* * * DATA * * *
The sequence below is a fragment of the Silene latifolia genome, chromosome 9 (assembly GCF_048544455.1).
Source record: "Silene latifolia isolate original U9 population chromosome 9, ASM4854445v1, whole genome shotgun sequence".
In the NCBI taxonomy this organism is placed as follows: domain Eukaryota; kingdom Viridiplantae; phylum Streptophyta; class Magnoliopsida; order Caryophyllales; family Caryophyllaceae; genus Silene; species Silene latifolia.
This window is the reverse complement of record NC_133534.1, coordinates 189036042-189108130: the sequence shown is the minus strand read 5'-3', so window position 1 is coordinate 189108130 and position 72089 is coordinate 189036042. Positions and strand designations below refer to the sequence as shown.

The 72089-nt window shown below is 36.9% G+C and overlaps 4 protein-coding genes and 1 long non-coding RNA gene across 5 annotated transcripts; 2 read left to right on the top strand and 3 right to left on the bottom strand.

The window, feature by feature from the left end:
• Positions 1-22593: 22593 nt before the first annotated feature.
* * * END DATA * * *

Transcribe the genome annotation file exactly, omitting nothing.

The sequence below is a fragment of the Silene latifolia genome, chromosome 9 (assembly GCF_048544455.1).
Source record: "Silene latifolia isolate original U9 population chromosome 9, ASM4854445v1, whole genome shotgun sequence".
In the NCBI taxonomy this organism is placed as follows: domain Eukaryota; kingdom Viridiplantae; phylum Streptophyta; class Magnoliopsida; order Caryophyllales; family Caryophyllaceae; genus Silene; species Silene latifolia.
This window is the reverse complement of record NC_133534.1, coordinates 189036042-189108130: the sequence shown is the minus strand read 5'-3', so window position 1 is coordinate 189108130 and position 72089 is coordinate 189036042. Positions and strand designations below refer to the sequence as shown.

The 72089-nt window shown below is 36.9% G+C and overlaps 4 protein-coding genes and 1 long non-coding RNA gene across 5 annotated transcripts; 2 read left to right on the top strand and 3 right to left on the bottom strand.

The window, feature by feature from the left end:
• Positions 1-22593: 22593 nt before the first annotated feature.